The Night Shift

The Night Shift

The Night Shift

Animal Control Officer Rebecah Pearsall hates working the night shift. As a full moon rises over Seattle, there are even more crazy people than usual roaming the streets, and Becah really doesn’t need any more complications. But an encounter behind the local pizzeria brings her into contact with the strangest dog she’s ever seen – and Gabe, who really isn’t your average black-leather-clad elf….

An Excerpt from


© Anna Reith. All rights reserved. 

REBECAH PEARSALL LOATHED THE NIGHT SHIFT. For one thing, it brought all the crazies out of the woodwork. Not two weeks ago, she’d had to deal with a guy who swore he was a werewolf. At first he’d seemed harmless enough, just tagged around after her making weird snuffling noises and asking if she had any lady dogs in the back of the van… but then the clouds had parted, the moonlight spilled over West Barrett Street, and Mr. Werewolf went totally crazy. He’d tried to simultaneously hump her leg and bite her throat and, in the end, Rebecah had been forced to hit him in the head with her flashlight.

She hated to do that to street people; even with the crazy ones it still left a bad taste in her mouth. And it wasn’t as if the moon had even been properly full that night. She’d wondered, for a while, what would have happened if it had been… which was why Rebecah didn’t like the night shift. It changed the way you thought.

Hard to believe she couldn’t carry a Taser or a gun, either. Not even a nightstick. Rebecah’s tough nylon jacket, with its faux sheepskin collar, and her heavy duty—though decidedly unflattering—black pants gave her the appearance of a cop, but afforded her neither the powers nor the perks. A shame, given that a lot of her job involved confrontation with hostile and often unpleasant members of the public; people who didn’t see why their dogs barking incessantly at four a.m. caused a problem, or why some woman from Animal Control should dare to come by and suggest they fed the damn thing before it got hungry enough to howl. Then there were the packs of kids who roamed around by the cemetery. Sick, twisted little creeps who usually ran away when Rebecah pulled up in her panel van and left whatever poor creature they’d been flame-grilling or stoning to her mercies but, one of these days—so her mother kept saying—one of the weirdoes would turn on her with a knife.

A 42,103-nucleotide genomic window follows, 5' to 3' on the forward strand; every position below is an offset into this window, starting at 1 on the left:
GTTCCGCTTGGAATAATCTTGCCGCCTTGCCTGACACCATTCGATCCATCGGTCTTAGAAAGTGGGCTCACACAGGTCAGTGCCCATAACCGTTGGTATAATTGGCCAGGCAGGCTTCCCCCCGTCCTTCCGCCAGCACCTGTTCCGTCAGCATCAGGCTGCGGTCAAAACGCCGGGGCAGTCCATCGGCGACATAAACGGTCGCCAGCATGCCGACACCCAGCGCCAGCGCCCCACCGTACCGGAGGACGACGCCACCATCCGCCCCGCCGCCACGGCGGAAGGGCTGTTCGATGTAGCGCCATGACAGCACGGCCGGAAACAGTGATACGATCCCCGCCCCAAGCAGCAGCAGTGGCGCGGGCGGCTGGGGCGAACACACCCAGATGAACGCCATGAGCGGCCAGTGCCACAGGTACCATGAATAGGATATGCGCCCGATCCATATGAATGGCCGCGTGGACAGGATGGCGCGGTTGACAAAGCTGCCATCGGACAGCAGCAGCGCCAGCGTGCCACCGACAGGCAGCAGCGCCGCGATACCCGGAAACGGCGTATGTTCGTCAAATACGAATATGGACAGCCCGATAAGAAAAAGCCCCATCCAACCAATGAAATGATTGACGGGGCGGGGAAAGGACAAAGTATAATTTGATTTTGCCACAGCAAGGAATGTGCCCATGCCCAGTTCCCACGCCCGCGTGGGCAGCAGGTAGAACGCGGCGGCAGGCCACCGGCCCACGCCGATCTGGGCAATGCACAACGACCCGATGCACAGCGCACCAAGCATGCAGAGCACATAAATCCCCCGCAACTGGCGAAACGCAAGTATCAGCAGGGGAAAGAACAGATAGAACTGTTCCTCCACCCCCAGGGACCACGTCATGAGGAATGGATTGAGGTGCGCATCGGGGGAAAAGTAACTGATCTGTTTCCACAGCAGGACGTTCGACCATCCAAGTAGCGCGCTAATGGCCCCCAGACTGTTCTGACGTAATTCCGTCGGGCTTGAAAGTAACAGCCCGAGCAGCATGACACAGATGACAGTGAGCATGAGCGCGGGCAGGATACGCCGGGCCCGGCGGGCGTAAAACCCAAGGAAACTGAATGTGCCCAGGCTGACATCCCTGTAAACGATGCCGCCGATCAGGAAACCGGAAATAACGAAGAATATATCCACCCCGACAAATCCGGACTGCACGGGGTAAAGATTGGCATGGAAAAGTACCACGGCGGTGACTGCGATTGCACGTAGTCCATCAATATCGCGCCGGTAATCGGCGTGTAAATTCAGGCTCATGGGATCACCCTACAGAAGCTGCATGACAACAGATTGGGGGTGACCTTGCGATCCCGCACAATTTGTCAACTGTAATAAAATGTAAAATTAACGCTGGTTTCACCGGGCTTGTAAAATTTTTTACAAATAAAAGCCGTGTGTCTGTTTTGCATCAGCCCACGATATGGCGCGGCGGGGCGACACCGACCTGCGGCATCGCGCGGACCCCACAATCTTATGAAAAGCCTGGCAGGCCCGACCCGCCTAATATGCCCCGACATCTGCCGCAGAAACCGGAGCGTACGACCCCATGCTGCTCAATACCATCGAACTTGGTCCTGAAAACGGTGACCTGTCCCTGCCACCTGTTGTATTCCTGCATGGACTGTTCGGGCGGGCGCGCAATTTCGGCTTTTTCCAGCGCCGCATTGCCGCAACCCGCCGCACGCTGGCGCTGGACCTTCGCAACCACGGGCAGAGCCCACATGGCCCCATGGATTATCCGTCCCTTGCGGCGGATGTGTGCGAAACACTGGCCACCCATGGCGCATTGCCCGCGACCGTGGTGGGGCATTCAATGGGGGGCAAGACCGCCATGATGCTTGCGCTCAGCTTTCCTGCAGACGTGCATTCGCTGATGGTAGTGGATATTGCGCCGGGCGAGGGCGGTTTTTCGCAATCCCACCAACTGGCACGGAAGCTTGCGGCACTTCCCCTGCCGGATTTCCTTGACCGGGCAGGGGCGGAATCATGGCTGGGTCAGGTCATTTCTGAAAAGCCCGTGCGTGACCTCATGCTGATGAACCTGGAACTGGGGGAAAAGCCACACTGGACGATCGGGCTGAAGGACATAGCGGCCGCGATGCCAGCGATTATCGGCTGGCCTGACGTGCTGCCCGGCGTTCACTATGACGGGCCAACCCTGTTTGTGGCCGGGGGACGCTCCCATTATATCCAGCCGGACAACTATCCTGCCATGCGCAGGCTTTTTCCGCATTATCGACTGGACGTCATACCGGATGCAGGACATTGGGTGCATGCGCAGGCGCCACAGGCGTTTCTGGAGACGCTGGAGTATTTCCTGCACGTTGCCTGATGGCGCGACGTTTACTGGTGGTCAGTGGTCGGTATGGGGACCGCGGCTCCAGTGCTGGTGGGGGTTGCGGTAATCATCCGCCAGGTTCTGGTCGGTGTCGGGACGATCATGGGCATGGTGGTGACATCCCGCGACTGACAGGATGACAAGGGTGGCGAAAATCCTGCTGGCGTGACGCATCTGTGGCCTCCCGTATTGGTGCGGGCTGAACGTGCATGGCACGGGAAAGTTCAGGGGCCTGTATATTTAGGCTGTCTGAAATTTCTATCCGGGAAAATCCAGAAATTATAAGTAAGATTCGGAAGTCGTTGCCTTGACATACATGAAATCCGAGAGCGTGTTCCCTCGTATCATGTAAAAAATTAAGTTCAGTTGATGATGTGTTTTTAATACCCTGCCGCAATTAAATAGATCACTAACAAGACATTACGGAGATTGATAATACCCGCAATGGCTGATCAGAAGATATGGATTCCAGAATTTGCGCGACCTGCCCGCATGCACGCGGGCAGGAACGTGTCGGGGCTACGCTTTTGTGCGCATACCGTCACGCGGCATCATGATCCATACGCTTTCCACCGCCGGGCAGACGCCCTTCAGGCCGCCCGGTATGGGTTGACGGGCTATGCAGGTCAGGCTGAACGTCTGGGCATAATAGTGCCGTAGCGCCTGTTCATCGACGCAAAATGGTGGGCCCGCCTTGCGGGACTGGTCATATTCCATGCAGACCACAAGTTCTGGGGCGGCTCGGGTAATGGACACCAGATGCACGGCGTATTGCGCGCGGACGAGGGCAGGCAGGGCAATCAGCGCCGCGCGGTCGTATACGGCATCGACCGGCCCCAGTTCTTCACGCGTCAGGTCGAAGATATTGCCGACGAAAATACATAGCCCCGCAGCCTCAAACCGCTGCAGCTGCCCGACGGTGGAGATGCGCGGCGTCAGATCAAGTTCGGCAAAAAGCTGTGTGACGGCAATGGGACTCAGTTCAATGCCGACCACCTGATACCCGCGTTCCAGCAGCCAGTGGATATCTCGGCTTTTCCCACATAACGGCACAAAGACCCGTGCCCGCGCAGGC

Rebecah understood the dangers of her job. She just didn’t think about them; it made it easier to get through it that way. Besides, she had her two-way radio and a good relationship with the beat cops who often had to call her in to assist with corralling a dangerous dog or to identify some mysterious animal bite.

Despite all the blackness and the evil she saw, Rebecah still felt at home on her patrol. As if what she did mattered. Some little comfort she could offer, some kind of relief to the suffering out there….

She just wished she drew the day rounds more often.

Rebecah pulled the van in at the mouth of an alleyway behind Bernardino’s Pizzeria. This was the worst time of year for it, as well. Christmas… season of goodwill and charity? Bullcrap. Oh, they had some ragged tinsel and a few paper chains up in the reception at the shelter, and they usually experienced a brief surge in the donations of food and blankets for the animals, but it didn’t make up for what they had to see between now and February. The cruelty cases, the unwanted presents, crumpled up like paper cups and tossed in the trash….

Time for peace and goodwill? Yeah. My holly jolly ass it is.

She flicked her radio on to register her presence at the scene—just another stray dog sighted rooting through the garbage—and promised Dean, her supervisor, that it wouldn’t be long before she’d be back at the shelter.

“Honestly? No, it’s been a pretty quiet night. Just those licensing violations you sent me on, the two stray cats from outside that apartment block, and the neglect case on 10th Avenue. Yeah, she’s in the back now. Poor girl’s got nothing on her. Like a bag of coathangers wrapped in a furry chamois.”

The radio buzzed and crackled, and Dean’s voice cut through the static.

“You takin’ another one home, Becah?”

She curled her lip. That wasn’t even a full joke. Rebecah couldn’t stand to see the most elderly, the sickest, or the really terrified ones shut in kennels night after night. Not when it was as cold and dark as this. The shelter’s foster program helped get a lot of animals out into loving temporary homes and allowed them to increase the number of spaces available for emergencies… but it would never be enough. Nothing was ever enough, and that was what drove a lot of people out of animal welfare.

Bleeding hearts get far too easily broken.


Available in print in Black Ice: collected storiesand also in ebook edition, from Amazon, Smashwords, and all good ebook retailers.


This title was previously published as two stories under the pen name M. King, and is presented here in a wholly revised and expanded single edition.